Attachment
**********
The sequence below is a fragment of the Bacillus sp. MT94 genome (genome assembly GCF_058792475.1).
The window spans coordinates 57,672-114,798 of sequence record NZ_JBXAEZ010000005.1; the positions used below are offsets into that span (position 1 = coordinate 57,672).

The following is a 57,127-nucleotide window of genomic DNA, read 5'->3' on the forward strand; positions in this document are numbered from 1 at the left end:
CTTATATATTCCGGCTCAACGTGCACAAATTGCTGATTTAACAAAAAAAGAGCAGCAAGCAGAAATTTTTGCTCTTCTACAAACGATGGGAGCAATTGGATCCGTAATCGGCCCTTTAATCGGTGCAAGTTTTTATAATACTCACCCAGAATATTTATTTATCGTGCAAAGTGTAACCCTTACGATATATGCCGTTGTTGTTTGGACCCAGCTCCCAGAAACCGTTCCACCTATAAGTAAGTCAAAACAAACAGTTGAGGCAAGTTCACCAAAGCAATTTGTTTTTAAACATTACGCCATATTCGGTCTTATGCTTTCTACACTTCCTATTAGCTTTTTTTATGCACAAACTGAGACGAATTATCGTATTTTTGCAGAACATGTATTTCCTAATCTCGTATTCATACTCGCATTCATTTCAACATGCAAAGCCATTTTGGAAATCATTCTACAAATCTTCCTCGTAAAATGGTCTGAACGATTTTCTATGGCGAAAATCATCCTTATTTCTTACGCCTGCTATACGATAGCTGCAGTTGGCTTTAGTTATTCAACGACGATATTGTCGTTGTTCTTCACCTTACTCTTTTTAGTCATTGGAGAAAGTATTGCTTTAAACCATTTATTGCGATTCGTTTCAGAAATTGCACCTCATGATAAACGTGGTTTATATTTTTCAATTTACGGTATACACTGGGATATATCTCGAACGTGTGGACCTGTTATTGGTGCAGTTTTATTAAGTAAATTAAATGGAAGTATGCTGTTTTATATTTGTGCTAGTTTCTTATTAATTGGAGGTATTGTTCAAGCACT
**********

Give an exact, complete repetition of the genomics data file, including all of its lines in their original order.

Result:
The sequence below is a fragment of the Bacillus sp. MT94 genome (genome assembly GCF_058792475.1).
The window spans coordinates 57,672-114,798 of sequence record NZ_JBXAEZ010000005.1; the positions used below are offsets into that span (position 1 = coordinate 57,672).

The following is a 57,127-nucleotide window of genomic DNA, read 5'->3' on the forward strand; positions in this document are numbered from 1 at the left end:
CTTATATATTCCGGCTCAACGTGCACAAATTGCTGATTTAACAAAAAAAGAGCAGCAAGCAGAAATTTTTGCTCTTCTACAAACGATGGGAGCAATTGGATCCGTAATCGGCCCTTTAATCGGTGCAAGTTTTTATAATACTCACCCAGAATATTTATTTATCGTGCAAAGTGTAACCCTTACGATATATGCCGTTGTTGTTTGGACCCAGCTCCCAGAAACCGTTCCACCTATAAGTAAGTCAAAACAAACAGTTGAGGCAAGTTCACCAAAGCAATTTGTTTTTAAACATTACGCCATATTCGGTCTTATGCTTTCTACACTTCCTATTAGCTTTTTTTATGCACAAACTGAGACGAATTATCGTATTTTTGCAGAACATGTATTTCCTAATCTCGTATTCATACTCGCATTCATTTCAACATGCAAAGCCATTTTGGAAATCATTCTACAAATCTTCCTCGTAAAATGGTCTGAACGATTTTCTATGGCGAAAATCATCCTTATTTCTTACGCCTGCTATACGATAGCTGCAGTTGGCTTTAGTTATTCAACGACGATATTGTCGTTGTTCTTCACCTTACTCTTTTTAGTCATTGGAGAAAGTATTGCTTTAAACCATTTATTGCGATTCGTTTCAGAAATTGCACCTCATGATAAACGTGGTTTATATTTTTCAATTTACGGTATACACTGGGATATATCTCGAACGTGTGGACCTGTTATTGGTGCAGTTTTATTAAGTAAATTAAATGGAAGTATGCTGTTTTATATTTGTGCTAGTTTCTTATTAATTGGAGGTATTGTTCAAGCACT